With respect to the Brenners' claim that their property was not "equalized" with the value of other parcels, TERC determined that the single property claimed by the Brenners to be comparable to theirs was not in fact comparable and that there was "no evidence before [it] that taxable value of the subject property is not the same proportion of actual value as is the taxable value of comparable property." TERC concluded that the evidence did not support a finding that the decision of the Board was unreasonable or arbitrary and that there was no evidence upon which it could grant relief, because the Brenners' "only evidence of actual value for the subject property is a flawed application of the cost approach and there is no evidence of `equalized' taxable value."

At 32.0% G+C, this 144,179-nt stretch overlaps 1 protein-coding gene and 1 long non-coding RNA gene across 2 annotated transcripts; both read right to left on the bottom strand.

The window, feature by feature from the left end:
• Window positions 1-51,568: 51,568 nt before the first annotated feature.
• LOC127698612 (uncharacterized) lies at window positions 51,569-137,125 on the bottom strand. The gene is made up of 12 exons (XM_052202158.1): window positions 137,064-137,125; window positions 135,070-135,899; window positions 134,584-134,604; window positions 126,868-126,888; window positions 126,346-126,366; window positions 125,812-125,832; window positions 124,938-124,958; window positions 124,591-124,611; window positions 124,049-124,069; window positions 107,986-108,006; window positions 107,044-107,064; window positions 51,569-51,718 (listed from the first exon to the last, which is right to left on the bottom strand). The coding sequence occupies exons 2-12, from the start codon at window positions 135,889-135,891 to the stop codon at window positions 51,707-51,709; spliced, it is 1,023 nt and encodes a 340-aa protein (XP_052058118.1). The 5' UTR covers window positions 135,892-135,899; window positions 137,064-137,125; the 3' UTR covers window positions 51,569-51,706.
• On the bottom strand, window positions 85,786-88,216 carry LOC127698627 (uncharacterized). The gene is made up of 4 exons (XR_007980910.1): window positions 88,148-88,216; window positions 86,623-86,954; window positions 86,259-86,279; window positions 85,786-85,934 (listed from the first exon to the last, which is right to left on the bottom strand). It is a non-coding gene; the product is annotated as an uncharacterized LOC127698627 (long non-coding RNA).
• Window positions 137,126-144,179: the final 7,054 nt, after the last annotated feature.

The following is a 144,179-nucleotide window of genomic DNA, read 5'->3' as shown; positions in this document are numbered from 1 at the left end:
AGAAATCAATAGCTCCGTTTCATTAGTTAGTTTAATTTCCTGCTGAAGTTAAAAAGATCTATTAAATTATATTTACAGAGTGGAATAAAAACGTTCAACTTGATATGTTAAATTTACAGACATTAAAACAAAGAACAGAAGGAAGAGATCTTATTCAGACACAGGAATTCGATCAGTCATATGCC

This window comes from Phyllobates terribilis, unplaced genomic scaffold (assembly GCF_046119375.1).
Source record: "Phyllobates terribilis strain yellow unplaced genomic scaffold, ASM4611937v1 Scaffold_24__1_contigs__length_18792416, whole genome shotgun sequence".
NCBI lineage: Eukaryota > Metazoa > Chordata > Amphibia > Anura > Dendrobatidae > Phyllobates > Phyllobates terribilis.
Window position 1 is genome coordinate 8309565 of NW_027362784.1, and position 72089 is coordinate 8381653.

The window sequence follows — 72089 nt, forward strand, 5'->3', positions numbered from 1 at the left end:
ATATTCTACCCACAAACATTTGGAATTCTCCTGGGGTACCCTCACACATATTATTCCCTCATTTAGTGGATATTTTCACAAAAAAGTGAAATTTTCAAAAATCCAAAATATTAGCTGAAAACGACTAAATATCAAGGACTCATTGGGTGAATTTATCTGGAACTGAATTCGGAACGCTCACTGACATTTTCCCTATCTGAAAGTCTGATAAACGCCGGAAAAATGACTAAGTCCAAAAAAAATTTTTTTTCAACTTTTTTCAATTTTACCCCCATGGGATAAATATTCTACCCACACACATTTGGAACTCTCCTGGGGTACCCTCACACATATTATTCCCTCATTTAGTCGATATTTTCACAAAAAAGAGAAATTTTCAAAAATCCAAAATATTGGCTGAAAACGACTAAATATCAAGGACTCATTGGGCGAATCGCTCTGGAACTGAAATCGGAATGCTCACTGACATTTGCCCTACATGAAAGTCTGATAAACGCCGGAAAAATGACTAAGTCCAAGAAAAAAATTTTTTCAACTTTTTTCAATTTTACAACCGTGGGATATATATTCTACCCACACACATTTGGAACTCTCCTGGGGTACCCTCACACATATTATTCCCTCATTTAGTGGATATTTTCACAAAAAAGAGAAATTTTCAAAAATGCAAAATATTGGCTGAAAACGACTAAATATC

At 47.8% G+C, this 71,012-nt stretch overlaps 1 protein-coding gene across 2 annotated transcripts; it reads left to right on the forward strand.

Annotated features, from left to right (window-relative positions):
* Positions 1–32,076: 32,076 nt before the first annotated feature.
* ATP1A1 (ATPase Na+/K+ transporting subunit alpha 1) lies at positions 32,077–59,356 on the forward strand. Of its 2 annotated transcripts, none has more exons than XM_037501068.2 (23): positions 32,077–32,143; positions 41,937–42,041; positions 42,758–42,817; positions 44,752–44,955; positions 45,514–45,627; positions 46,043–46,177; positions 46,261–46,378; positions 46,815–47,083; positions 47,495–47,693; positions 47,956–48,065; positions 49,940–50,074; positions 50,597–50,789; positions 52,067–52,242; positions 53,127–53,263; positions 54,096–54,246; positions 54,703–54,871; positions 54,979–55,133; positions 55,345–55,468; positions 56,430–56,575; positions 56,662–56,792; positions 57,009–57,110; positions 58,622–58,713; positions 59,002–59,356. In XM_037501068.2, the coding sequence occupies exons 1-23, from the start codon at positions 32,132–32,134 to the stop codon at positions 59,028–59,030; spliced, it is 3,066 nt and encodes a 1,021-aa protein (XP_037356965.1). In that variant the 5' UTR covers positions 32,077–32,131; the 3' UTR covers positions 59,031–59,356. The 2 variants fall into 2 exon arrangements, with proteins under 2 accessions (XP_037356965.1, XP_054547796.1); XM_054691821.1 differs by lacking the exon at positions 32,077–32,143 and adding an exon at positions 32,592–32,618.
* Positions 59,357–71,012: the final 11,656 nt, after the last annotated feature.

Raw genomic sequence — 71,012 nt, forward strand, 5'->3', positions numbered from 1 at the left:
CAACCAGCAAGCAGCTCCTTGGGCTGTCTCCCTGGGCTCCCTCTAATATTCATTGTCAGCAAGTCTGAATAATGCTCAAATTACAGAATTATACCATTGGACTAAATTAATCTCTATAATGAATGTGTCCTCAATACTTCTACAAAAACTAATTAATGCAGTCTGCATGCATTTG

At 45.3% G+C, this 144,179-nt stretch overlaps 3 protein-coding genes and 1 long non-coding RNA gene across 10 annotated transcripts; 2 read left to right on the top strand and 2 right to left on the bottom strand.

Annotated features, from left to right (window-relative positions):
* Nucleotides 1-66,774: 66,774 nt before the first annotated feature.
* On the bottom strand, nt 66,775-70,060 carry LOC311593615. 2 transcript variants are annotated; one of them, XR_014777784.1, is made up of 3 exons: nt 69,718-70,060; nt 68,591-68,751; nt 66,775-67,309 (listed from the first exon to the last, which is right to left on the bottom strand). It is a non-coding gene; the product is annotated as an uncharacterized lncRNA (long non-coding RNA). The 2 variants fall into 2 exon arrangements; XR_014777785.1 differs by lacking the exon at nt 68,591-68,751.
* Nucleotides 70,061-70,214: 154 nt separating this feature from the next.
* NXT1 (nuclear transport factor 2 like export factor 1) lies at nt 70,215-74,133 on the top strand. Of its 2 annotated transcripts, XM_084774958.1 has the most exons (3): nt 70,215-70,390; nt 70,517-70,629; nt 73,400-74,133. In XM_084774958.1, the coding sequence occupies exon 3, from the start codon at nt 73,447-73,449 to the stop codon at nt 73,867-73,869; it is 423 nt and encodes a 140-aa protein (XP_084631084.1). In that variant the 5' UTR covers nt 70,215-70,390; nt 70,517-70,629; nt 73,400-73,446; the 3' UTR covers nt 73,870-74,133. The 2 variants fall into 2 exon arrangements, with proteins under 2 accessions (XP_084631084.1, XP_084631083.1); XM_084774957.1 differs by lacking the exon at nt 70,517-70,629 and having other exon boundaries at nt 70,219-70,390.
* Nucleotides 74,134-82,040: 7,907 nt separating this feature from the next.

The Brenners filed a timely notice of appeal from this decision, and we moved the appeal to our docket on our own motion.

ASSIGNMENTS OF ERROR

The Brenners assign, restated, renumbered, and consolidated, that TERC erred in (1) applying an incorrect legal standard as to their burden of persuasion, (2) conducting the hearing in a manner that deprived them of procedural due process, (3) failing to conclude on the basis of the evidence that the 2004 valuation by the Board was arbitrary and capricious, (4) failing to find that the Board did not properly equalize their property, and (5) failing to consider and make findings on all issues presented.

STANDARD OF REVIEW

Decisions rendered by TERC shall be reviewed by an appellate court for errors appearing on the record of the commission.[4]*811 When reviewing a judgment for errors appearing on the record, an appellate court's inquiry is whether the decision conforms to the law, is supported by competent evidence, and is neither arbitrary, capricious, nor unreasonable.[5] Questions of law arising during appellate review of TERC decisions are reviewed de novo on the record.[6]

ANALYSIS TAXPAYER'S BURDEN OF PERSUASION